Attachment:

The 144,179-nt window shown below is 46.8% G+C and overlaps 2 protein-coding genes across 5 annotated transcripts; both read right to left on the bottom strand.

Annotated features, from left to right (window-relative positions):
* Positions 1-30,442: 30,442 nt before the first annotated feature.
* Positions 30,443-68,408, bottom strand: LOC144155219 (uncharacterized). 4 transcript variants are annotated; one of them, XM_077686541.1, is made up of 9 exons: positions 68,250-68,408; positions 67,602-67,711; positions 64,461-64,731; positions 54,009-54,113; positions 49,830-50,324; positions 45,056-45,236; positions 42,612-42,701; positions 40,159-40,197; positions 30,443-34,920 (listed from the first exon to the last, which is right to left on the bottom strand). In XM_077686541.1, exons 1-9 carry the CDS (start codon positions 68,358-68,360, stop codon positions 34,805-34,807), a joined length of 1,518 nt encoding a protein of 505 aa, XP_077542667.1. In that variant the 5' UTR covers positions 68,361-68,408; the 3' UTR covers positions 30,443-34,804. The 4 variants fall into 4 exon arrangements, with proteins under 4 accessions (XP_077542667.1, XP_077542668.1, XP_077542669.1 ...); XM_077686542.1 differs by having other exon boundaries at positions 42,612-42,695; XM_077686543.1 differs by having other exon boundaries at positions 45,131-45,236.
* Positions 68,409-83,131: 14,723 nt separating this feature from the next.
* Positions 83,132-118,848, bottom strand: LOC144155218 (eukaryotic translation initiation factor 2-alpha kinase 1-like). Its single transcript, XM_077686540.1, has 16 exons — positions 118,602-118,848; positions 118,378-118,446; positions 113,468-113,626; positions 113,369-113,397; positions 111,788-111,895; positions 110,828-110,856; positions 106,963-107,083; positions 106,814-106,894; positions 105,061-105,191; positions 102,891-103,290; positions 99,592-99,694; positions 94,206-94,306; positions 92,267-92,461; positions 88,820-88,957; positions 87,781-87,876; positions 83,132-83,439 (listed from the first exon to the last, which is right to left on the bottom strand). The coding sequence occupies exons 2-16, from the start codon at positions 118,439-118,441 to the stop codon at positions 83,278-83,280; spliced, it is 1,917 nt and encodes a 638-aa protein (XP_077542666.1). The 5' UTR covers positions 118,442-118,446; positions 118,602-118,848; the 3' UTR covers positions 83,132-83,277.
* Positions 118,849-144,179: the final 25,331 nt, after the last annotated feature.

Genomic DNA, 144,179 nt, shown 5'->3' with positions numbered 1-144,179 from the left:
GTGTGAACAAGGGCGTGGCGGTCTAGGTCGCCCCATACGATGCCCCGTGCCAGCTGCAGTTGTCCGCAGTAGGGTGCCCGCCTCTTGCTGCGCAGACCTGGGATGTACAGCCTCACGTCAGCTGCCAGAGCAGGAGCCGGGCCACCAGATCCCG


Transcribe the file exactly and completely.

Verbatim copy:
The 144,179-nt window shown below is 46.8% G+C and overlaps 2 protein-coding genes across 5 annotated transcripts; both read right to left on the bottom strand.

Annotated features, from left to right (window-relative positions):
* Positions 1-30,442: 30,442 nt before the first annotated feature.
* Positions 30,443-68,408, bottom strand: LOC144155219 (uncharacterized). 4 transcript variants are annotated; one of them, XM_077686541.1, is made up of 9 exons: positions 68,250-68,408; positions 67,602-67,711; positions 64,461-64,731; positions 54,009-54,113; positions 49,830-50,324; positions 45,056-45,236; positions 42,612-42,701; positions 40,159-40,197; positions 30,443-34,920 (listed from the first exon to the last, which is right to left on the bottom strand). In XM_077686541.1, exons 1-9 carry the CDS (start codon positions 68,358-68,360, stop codon positions 34,805-34,807), a joined length of 1,518 nt encoding a protein of 505 aa, XP_077542667.1. In that variant the 5' UTR covers positions 68,361-68,408; the 3' UTR covers positions 30,443-34,804. The 4 variants fall into 4 exon arrangements, with proteins under 4 accessions (XP_077542667.1, XP_077542668.1, XP_077542669.1 ...); XM_077686542.1 differs by having other exon boundaries at positions 42,612-42,695; XM_077686543.1 differs by having other exon boundaries at positions 45,131-45,236.
* Positions 68,409-83,131: 14,723 nt separating this feature from the next.
* Positions 83,132-118,848, bottom strand: LOC144155218 (eukaryotic translation initiation factor 2-alpha kinase 1-like). Its single transcript, XM_077686540.1, has 16 exons — positions 118,602-118,848; positions 118,378-118,446; positions 113,468-113,626; positions 113,369-113,397; positions 111,788-111,895; positions 110,828-110,856; positions 106,963-107,083; positions 106,814-106,894; positions 105,061-105,191; positions 102,891-103,290; positions 99,592-99,694; positions 94,206-94,306; positions 92,267-92,461; positions 88,820-88,957; positions 87,781-87,876; positions 83,132-83,439 (listed from the first exon to the last, which is right to left on the bottom strand). The coding sequence occupies exons 2-16, from the start codon at positions 118,439-118,441 to the stop codon at positions 83,278-83,280; spliced, it is 1,917 nt and encodes a 638-aa protein (XP_077542666.1). The 5' UTR covers positions 118,442-118,446; positions 118,602-118,848; the 3' UTR covers positions 83,132-83,277.
* Positions 118,849-144,179: the final 25,331 nt, after the last annotated feature.

Genomic DNA, 144,179 nt, shown 5'->3' with positions numbered 1-144,179 from the left:
GTGTGAACAAGGGCGTGGCGGTCTAGGTCGCCCCATACGATGCCCCGTGCCAGCTGCAGTTGTCCGCAGTAGGGTGCCCGCCTCTTGCTGCGCAGACCTGGGATGTACAGCCTCACGTCAGCTGCCAGAGCAGGAGCCGGGCCACCAGATCCCG